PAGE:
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Definition of the noun abettor

What does abettor mean as a name of something?

noun - plural: abettors

  1. one who helps or encourages or incites another
    • lexical domain: People - nouns denoting people
    • alternative spelling: abetter
    • more generic words: accessary / accessory = someone who helps another person commit a crime

Alternative definition of the noun abettor


  1. [legal] A variant spelling of abetter to be preferred in legal documents.


Abettor a.k.a. Abetting: Abettor, is a legal term implying one who instigates, encourages or assists another to commit an offence.

Printed dictionaries and other books with definitions for Abettor

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Google previewThe Columbia Guide to Standard American English (2005)

by Kenneth Wilson

It has two Standard spellings, but abettor is the more frequent. abhorrent (adj.) ...

Google previewChoice and Practical Expositions on Four Select Psalms: Viz. the Fourth Psalm, in Eight, the Forty-second Psalm, in Ten, the Fifty-first Psalm, in Twenty, the Sixty-third Psalm, in Seven, Sermons. Preached by ... Thomas Horton, Etc. [Edited by William Dillingham. With the Text.] (1675)

A good Abettor is a good help to a good Cause: Now this is that which God's servants partake of, whiles they have God himself to plead for them, as they areimplyed here to have. Andit is comfortable in all the wrongs, and injuries, and neglests ...

Google previewThe Law Lexicon, Or Dictionary of Jurisprudence (1848)

by John Jane Smith Wharton

An abettor is an instigator or setter on, one ...

Google previewThe Lawyers Reports Annotated (1915)

The distinction here made between the principal offender and the aider and abettor is that made at comm6n law between principals in the first and in the second degree. The distinction between principal and accessory raises an entirely ...

Google previewNew International Encyclopedia (1914)

An abettor is an accessory (q.v.) and, by the better opinion, an accessory before the fact. ABEY'ANCE (OF. abeiance, from a, Lat. ad, at + OF. beer, Ft. bayer. Middle Lat. badare, to gape, to expect). A legal term importing that the title to real or ...

Google previewA - Andes (1833)

ABETTOR. The etymology of this word is somewhat uncertain; it may be derived from the Saxon betan, to push forward, or incite. An abettor is an instigator or setter on—one that procures another to commit a crime.

Google previewThe Penny Cyclopaedia of the Society for the Diffussion of Useful Knowledge (1833)

An abettor is an instigator or setter on—one that procures another to commit a crime.

Google previewA law dictionary for the use of students and the legal profession (1875)

by Archibald Brown

This word is commonly used in two senses, 1st, by itself, when it signifies an abettor: See title AIDERS am) ABETToRs. 2ndly, in conjunction with the word verdict. AIDER BY VERDICT means curing by verdict. The principle of aider by verdict is ...

Google previewThe British Encyclopedia, Or Dictionary of Arts and Sciences (1809)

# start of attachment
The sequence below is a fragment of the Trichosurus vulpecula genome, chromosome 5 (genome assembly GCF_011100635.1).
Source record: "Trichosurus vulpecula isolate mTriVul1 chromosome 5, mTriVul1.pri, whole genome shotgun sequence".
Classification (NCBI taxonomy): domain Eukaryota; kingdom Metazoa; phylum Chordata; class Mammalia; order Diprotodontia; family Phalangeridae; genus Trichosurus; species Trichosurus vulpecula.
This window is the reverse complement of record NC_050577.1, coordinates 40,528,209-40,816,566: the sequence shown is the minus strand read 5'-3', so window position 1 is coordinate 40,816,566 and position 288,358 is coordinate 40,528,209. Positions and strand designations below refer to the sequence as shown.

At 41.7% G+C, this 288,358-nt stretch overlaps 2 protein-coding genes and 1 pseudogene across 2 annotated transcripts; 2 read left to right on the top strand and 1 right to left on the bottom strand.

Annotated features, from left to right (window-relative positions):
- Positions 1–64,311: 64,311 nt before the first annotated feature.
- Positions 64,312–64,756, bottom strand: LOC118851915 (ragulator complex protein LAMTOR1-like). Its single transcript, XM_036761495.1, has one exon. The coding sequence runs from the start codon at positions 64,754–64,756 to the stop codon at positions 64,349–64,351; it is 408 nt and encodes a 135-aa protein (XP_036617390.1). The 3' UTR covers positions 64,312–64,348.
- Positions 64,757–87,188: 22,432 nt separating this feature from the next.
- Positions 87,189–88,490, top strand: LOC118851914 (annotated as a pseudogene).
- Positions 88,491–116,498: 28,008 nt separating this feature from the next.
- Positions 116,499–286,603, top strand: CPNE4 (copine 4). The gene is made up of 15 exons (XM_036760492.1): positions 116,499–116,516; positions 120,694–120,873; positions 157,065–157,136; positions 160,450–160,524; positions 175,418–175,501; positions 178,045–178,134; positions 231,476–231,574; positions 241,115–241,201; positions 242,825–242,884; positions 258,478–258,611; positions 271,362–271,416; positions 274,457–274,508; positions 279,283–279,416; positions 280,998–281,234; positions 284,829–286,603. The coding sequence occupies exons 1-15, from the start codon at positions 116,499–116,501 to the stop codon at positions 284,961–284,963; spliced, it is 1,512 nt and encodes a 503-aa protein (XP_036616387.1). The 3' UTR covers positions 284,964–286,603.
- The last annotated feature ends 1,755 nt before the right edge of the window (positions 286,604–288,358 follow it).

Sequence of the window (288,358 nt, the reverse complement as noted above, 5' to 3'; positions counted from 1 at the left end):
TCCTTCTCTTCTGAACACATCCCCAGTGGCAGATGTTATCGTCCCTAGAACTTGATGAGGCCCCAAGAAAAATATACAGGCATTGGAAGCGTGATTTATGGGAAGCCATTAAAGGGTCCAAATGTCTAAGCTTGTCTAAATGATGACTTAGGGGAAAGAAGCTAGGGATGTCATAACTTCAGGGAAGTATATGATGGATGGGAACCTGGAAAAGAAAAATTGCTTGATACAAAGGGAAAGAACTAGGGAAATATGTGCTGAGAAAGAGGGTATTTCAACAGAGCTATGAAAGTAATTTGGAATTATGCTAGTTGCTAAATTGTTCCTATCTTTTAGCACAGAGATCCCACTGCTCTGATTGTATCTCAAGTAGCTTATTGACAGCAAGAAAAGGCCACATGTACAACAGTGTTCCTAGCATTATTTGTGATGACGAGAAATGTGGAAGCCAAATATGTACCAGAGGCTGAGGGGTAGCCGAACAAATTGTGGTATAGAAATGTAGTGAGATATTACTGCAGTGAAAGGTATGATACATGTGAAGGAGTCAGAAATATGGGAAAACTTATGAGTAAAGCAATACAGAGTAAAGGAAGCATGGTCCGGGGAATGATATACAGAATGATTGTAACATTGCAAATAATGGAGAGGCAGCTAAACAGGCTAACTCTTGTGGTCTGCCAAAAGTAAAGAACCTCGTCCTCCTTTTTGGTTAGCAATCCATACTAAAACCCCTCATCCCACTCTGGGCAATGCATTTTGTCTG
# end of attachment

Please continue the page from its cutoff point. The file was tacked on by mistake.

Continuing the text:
Comprising an Accurate and Popular View of the Present Improved State of Human Knowledge : Illustrated with Upwards of 150 Elegant Engravings. A - B by William Nicholson

ABETTOR, or Abbettor ...

Google previewA Law Dictionary Containing Definitions of the Terms and Phrases of American and English Jurisprudence, Ancient and Modern ... (1995)

by Henry Campbell Black

An abettor. Fleta, lib. 2, c. 65, S 7. See Abbitob. ABETTOR. In criminal law. An instigator, or setter on; one who promotes or procures a crime to be committed; one who commands, advises, instigates, ...

Google previewA New Law Dictionary and Institute of the Whole Law (1874)

For the Use of Students, the Legal Profession, and the Public by Archibald Brown

This word is commonly used in two senses, 1st, by itself, when it signifies an abettor : See title Atders awd Abettors. 2ndly, in conjunction with the word verdict. Aider ry Verdtct means curing by verdict, The phrase is used in reference to faults or ...

Google previewA Pronouncing and Defining Dictionary of the English Language (1856)

Abridged from Webster's American Dictionary, with Numerous Synonyms, Carefully Discriminated by Noah Webster, Chauncey Allen Goodrich, John Walker

ABETTOR — accomplice, accessary. To abh'ir, see To DETEST. ABILITY— capacity, talent, skill, dexterity, address. To ABOLISH — to subvert, overturn, destroy, nullify, abrogate, annul, repeal. To abominate, see To DETEST. ABRIDGMENT ...

Google previewA Concise Law Dictionary (1876)

by Herbert Newman Mozley, George Crispe Whiteley

Thus an abettor of a crime is one who, being present, aids in the commission of the offence. This presence is cither actual or constructive, and distinguishes an abettor from an accessory, who is not present at the performance of the crime, but ...

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Video about Abettor

Abettor Meaning

Video shows what abettor means. One that abets an offender; one that incites; instigates; encourages.. A supporter or advocate.. abettor pronunciation. How to ...

Scrabble value of A1B3E1T1T1O1R1

The value of this 7-letter word is 9 points. It is included in the first and second editions of the Official Scrabble Players Dictionary.

Anagrams of ABETTOR

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